Just think of those early days after Tony Blair's election in 1997 - the moment when Cool Britannia flowered briefly before being hastily deadheaded - when the likes of Damon Albarn and Noel Gallagher were eager to be photographed with the new, rockstaresque, prime minister. And, in 2000, while Nelson Mandela addressed the Labour Party conference, the Tories had Jim Davidson instead. This is despite the alleged comedian having been happy, in his 1993 autobiography, to write about poking his then wife in the eye, ending with the hilarious quip: 'I actually went for the mouth. Thank heaven I missed, I'd have fallen in. I just took a playful punch.' How the blue rinses must have laughed.
Yes, this was the stuff for satirists. And, more recently, the Three Brexiteers, Boris Johnson, David Davis and Liam Fox – awkwardly yoked together by the canny Theresa May – could easily have entertained us all in their own sitcom with their bickering over who nicked the milk or failed to replace the toilet paper in the Chevening House farce in which they all star. But, think of the poor satirist being faced with Jeremy Corbyn’s recent liaison with UB40 – or, at least, one version of the group, if not the one with the original lead singer: what is he to make of this?
Today, for reasons I have yet to fathom, Jeremy Corbyn was joined by UB40 on stage at the Royal Society of Arts where they endorsed him as leader of the Labour Party, claiming he had:
're-ignited an interest in politics for people who no longer felt included, and engaged and inspired a new generation of young voters who, for the first time, believe that they have an incorruptible politician who truly represents them.'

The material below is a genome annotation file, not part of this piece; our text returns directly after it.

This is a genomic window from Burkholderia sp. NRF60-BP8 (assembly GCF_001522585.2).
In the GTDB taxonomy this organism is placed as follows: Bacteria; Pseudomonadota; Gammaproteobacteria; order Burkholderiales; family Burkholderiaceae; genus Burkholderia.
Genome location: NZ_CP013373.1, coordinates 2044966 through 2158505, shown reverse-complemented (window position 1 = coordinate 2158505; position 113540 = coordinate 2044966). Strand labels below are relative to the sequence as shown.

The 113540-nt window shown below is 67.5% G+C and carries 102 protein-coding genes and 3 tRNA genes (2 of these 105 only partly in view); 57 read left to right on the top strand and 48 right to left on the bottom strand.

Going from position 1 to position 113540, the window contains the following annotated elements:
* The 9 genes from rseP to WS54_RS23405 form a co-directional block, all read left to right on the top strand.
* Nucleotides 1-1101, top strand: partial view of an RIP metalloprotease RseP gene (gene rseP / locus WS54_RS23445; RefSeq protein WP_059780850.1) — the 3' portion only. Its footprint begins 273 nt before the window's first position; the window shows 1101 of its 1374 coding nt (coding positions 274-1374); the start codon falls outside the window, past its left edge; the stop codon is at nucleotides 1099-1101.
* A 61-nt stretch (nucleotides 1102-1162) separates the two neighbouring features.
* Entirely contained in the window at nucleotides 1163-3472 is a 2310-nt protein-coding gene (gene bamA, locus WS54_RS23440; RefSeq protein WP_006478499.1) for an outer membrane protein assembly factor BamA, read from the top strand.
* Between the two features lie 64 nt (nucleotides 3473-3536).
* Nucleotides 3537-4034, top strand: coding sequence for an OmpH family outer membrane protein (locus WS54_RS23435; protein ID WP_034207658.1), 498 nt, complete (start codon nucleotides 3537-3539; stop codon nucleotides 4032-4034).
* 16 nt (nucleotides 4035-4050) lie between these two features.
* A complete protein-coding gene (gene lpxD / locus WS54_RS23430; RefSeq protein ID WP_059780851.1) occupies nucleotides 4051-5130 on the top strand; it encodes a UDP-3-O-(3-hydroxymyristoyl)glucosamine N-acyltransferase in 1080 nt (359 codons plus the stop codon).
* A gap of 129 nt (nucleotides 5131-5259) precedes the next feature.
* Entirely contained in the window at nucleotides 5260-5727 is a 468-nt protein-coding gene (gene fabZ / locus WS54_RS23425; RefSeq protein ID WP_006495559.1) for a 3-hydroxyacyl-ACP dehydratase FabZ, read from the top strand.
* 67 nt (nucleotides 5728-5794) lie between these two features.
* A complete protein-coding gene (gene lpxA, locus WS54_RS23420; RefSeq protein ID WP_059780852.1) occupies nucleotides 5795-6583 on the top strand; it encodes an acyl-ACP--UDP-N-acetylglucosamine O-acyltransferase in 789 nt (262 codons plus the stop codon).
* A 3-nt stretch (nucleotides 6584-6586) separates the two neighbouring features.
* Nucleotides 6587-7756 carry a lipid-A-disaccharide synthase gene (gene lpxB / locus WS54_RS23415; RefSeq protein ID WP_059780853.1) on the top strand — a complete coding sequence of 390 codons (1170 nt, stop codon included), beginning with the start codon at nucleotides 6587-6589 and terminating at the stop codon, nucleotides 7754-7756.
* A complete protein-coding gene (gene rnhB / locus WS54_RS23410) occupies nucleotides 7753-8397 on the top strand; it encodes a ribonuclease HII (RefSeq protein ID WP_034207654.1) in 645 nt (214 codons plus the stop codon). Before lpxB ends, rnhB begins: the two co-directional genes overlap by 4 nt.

UB40, of course, is hardly an up and coming band riding on the crest of a popular wave of youthful fans; it is an ageing band that was involved with the not entirely successful Red Wedge movement of the 1980s, had split up famously acrimoniously and featured a set of siblings who no longer talk to one another. As this event was being planned, that no one within Labour's strategy team piped up and questioned, just for a moment, whether seeking the backing of such a group an might not be the best metaphor for the modern Labour Party, is little short of astonishing.
Last week, Jeremy Corbyn unveiled an interesting, ambitious, arts policy, pledging to reverse Conservative cuts in arts education and widening opportunity for pupils to participate in the music and arts. How exactly it was to be funded was not entirely clear, but there is a theme to develop, though this event provided no such opportunity. Moreover, I think, prior to the event, there were were very few people on the planet who wondered where UB40, or indeed UB40 with Ali Campbell, Astro and Mickey Virtue, stood in the Labour leadership battle.
But, for a moment, just think of that satirist. When Ed Miliband emerged with his tablet of stone with his elections pledges for the May 2015 General Election, it was easy to imagine such a scenario appearing in The Thick of It or Yes Minister. But, it is impossible to imagine Armando Iannucci would have come up yesterday's scene, where the Labour leader was presumably trying to garner support rather than appear absurd. Similarly, it's hard to think any writer of fiction would invent the desperate, colour of Donald Trump, who seamlessly combines extremist bile and egregious banality without ever knowing the difference. Strange days indeed.